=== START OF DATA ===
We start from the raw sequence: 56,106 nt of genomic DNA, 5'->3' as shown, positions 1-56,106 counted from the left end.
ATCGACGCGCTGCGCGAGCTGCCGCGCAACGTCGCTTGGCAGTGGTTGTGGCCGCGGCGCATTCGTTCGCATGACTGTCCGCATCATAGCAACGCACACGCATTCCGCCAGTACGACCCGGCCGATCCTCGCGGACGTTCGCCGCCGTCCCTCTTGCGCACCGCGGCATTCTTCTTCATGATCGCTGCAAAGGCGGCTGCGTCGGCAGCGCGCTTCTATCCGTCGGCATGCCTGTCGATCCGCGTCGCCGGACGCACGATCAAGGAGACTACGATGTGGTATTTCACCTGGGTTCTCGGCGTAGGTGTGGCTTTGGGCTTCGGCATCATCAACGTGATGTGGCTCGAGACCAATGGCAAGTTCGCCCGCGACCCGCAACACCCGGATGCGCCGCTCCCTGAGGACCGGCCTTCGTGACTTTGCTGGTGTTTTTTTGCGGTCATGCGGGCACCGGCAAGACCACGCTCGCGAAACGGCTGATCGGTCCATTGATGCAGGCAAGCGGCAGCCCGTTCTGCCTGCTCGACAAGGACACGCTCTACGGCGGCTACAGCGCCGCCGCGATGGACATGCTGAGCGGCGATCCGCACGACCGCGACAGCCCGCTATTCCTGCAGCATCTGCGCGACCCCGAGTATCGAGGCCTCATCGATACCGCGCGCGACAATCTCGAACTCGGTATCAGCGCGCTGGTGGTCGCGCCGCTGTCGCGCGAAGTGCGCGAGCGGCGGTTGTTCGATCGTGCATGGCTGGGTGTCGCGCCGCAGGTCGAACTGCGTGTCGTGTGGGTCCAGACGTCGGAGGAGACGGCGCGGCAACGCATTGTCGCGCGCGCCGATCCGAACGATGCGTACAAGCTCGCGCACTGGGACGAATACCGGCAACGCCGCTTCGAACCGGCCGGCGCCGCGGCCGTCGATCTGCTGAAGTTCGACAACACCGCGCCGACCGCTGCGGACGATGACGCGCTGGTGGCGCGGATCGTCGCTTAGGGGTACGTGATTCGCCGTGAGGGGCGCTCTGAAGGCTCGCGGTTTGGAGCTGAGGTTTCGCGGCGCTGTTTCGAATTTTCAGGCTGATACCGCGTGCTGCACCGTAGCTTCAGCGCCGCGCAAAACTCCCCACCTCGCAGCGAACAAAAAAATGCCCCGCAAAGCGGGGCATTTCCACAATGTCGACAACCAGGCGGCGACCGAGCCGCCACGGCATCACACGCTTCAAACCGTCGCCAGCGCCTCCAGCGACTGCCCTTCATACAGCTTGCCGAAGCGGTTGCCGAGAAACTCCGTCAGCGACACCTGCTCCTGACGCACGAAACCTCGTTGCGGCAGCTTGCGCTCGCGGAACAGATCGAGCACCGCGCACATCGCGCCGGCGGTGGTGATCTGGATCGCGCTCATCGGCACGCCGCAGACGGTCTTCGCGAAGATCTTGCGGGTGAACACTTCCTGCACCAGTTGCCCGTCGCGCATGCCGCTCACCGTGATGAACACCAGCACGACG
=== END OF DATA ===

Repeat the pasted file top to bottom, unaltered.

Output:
We start from the raw sequence: 56,106 nt of genomic DNA, 5'->3' as shown, positions 1-56,106 counted from the left end.
ATCGACGCGCTGCGCGAGCTGCCGCGCAACGTCGCTTGGCAGTGGTTGTGGCCGCGGCGCATTCGTTCGCATGACTGTCCGCATCATAGCAACGCACACGCATTCCGCCAGTACGACCCGGCCGATCCTCGCGGACGTTCGCCGCCGTCCCTCTTGCGCACCGCGGCATTCTTCTTCATGATCGCTGCAAAGGCGGCTGCGTCGGCAGCGCGCTTCTATCCGTCGGCATGCCTGTCGATCCGCGTCGCCGGACGCACGATCAAGGAGACTACGATGTGGTATTTCACCTGGGTTCTCGGCGTAGGTGTGGCTTTGGGCTTCGGCATCATCAACGTGATGTGGCTCGAGACCAATGGCAAGTTCGCCCGCGACCCGCAACACCCGGATGCGCCGCTCCCTGAGGACCGGCCTTCGTGACTTTGCTGGTGTTTTTTTGCGGTCATGCGGGCACCGGCAAGACCACGCTCGCGAAACGGCTGATCGGTCCATTGATGCAGGCAAGCGGCAGCCCGTTCTGCCTGCTCGACAAGGACACGCTCTACGGCGGCTACAGCGCCGCCGCGATGGACATGCTGAGCGGCGATCCGCACGACCGCGACAGCCCGCTATTCCTGCAGCATCTGCGCGACCCCGAGTATCGAGGCCTCATCGATACCGCGCGCGACAATCTCGAACTCGGTATCAGCGCGCTGGTGGTCGCGCCGCTGTCGCGCGAAGTGCGCGAGCGGCGGTTGTTCGATCGTGCATGGCTGGGTGTCGCGCCGCAGGTCGAACTGCGTGTCGTGTGGGTCCAGACGTCGGAGGAGACGGCGCGGCAACGCATTGTCGCGCGCGCCGATCCGAACGATGCGTACAAGCTCGCGCACTGGGACGAATACCGGCAACGCCGCTTCGAACCGGCCGGCGCCGCGGCCGTCGATCTGCTGAAGTTCGACAACACCGCGCCGACCGCTGCGGACGATGACGCGCTGGTGGCGCGGATCGTCGCTTAGGGGTACGTGATTCGCCGTGAGGGGCGCTCTGAAGGCTCGCGGTTTGGAGCTGAGGTTTCGCGGCGCTGTTTCGAATTTTCAGGCTGATACCGCGTGCTGCACCGTAGCTTCAGCGCCGCGCAAAACTCCCCACCTCGCAGCGAACAAAAAAATGCCCCGCAAAGCGGGGCATTTCCACAATGTCGACAACCAGGCGGCGACCGAGCCGCCACGGCATCACACGCTTCAAACCGTCGCCAGCGCCTCCAGCGACTGCCCTTCATACAGCTTGCCGAAGCGGTTGCCGAGAAACTCCGTCAGCGACACCTGCTCCTGACGCACGAAACCTCGTTGCGGCAGCTTGCGCTCGCGGAACAGATCGAGCACCGCGCACATCGCGCCGGCGGTGGTGATCTGGATCGCGCTCATCGGCACGCCGCAGACGGTCTTCGCGAAGATCTTGCGGGTGAACACTTCCTGCACCAGTTGCCCGTCGCGCATGCCGCTCACCGTGATGAACACCAGCACGACG